Update on Multifamily Rent Control Prospects
April 24, 2019 | James Sprow | Blue Vault
In a February article, Blue Vault illustrated the economic arguments for why rent controls do not succeed in providing more affordable rental housing for those who may be priced out of the market. Recent articles in the Wall Street Journal and Bisnow chronicle the efforts by proponents to enact rent control s in different states. Oregon recently enacted legislation to cap rent increases to 7% plus the local inflation rate. California, Colorado, New York and Illinois have also seen rent control proposals revived. California had papers filed with the Attorney General’s office to put a new rent control measure on the ballot, despite Prop 10, that would have repealed the state’s limits on local government rent controls, losing big on the ballot in 2018.
An article in Curbed San Francisco on April 23, stated the following:
“After the announcement, Sid Lakireddy, president of the California Rental Housing Association, issued a statement condemning the measure, saying, “It has been proven time and again that rent control does not work” and praising Senate Bill 50 instead.”
“The question of whether rent control works is a divisive one. An oft-cited 2018 paper by Stanford economists found that rent control measures in SF drove up rents in non-rent-control units and increased the danger of eviction, but also found that rent control was the only thing keeping thousands of people from being priced out of San Francisco entirely.”
As stated in our February article, the beneficiaries of new rent control measures are often the existing tenants who are protected from rent increases. However, rent controls may negatively impact those who are seeking apartments in a market, as new supply is constrained. Both landlords and developers will adjust to the controls over the long run, resulting in less supply than would otherwise be the case.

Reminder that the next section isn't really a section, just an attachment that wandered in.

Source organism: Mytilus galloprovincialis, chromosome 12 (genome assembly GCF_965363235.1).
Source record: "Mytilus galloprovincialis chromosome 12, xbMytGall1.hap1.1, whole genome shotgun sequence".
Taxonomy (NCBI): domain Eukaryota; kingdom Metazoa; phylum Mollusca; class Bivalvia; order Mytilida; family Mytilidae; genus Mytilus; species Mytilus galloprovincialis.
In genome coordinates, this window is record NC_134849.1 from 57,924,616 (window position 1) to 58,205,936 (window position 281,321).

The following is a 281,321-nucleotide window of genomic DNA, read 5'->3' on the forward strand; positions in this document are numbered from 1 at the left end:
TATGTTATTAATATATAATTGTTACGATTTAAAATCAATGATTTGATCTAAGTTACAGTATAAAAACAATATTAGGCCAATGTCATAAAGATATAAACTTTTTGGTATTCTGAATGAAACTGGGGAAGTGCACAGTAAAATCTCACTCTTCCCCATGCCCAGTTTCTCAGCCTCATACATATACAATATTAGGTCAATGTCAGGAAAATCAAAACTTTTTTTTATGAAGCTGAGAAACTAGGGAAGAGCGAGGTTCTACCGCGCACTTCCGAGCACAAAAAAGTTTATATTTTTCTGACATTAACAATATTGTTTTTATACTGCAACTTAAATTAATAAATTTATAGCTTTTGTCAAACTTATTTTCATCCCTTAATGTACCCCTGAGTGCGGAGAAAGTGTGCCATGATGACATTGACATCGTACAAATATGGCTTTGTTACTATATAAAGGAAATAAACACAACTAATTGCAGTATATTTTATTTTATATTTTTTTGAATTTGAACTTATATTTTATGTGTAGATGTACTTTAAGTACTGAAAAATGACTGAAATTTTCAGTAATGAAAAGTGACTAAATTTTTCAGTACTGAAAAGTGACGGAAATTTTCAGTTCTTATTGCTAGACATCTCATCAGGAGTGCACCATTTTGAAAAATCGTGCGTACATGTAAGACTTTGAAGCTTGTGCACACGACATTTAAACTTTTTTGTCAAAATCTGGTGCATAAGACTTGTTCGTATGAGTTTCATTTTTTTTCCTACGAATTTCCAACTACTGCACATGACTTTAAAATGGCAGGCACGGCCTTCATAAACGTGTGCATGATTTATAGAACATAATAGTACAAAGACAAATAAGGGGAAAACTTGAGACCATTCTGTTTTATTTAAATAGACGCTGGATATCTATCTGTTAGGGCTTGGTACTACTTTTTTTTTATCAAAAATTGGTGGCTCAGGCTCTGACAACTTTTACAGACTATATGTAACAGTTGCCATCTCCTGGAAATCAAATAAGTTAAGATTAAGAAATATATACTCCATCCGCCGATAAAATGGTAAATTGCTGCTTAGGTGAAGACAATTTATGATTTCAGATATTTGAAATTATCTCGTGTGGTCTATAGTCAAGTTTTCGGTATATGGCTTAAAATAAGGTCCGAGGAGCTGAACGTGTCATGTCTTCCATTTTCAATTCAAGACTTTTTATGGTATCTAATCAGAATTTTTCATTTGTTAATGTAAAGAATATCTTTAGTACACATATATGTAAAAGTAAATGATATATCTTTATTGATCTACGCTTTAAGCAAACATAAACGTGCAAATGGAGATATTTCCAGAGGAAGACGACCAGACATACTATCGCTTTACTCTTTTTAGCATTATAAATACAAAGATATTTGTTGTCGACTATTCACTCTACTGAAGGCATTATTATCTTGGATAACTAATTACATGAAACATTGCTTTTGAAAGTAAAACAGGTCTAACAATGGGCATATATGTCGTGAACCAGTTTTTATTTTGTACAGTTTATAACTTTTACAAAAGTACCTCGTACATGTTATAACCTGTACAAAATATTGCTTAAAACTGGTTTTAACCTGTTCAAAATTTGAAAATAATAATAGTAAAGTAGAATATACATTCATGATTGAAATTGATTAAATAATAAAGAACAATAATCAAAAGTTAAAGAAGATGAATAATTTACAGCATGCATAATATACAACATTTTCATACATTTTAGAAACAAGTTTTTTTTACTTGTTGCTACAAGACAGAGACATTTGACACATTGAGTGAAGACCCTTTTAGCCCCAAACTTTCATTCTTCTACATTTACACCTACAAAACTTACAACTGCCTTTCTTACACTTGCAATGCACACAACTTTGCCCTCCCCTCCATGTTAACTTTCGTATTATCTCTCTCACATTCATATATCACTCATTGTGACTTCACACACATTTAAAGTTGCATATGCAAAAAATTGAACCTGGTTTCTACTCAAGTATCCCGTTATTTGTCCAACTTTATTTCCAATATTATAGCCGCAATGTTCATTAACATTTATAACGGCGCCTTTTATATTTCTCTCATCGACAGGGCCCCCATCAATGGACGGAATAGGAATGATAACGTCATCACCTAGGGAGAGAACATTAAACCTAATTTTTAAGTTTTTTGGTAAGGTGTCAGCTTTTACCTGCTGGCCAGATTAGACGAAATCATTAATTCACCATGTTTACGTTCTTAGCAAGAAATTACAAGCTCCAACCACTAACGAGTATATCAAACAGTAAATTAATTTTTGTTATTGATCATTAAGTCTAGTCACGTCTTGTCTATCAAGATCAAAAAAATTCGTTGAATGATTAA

The Wall Street Journal reported on April 24:
“In New York, where a bill to cap rent increases on apartments statewide has the support of the chairman of the State Senate’s housing committee, multifamily building sales in the first quarter of 2019 dropped to their lowest point in six years.”
There are always unanticipated consequences when government interferes with markets to attempt to benefit a particular group. For example, while most New York proposals focus on already covered existing rent protections, a possible consequence of increased regulation would be to boost rents on market-rate apartments, as it reduces new investment in multifamily properties.
Not all of the positive effects of rent control legislation accrue to existing tenants. For example, owners of rent-controlled properties are actually likely to have higher occupancy rates as tenants in rent-controlled units are more reluctant to move. This slower turnover reduces the costs to landlords associated with finding qualified tenants and predictable streams of revenue can be a benefit to owners.
Sources: WSJ April 24, 2019; Bisnow April 23, 2019, Blue Vault
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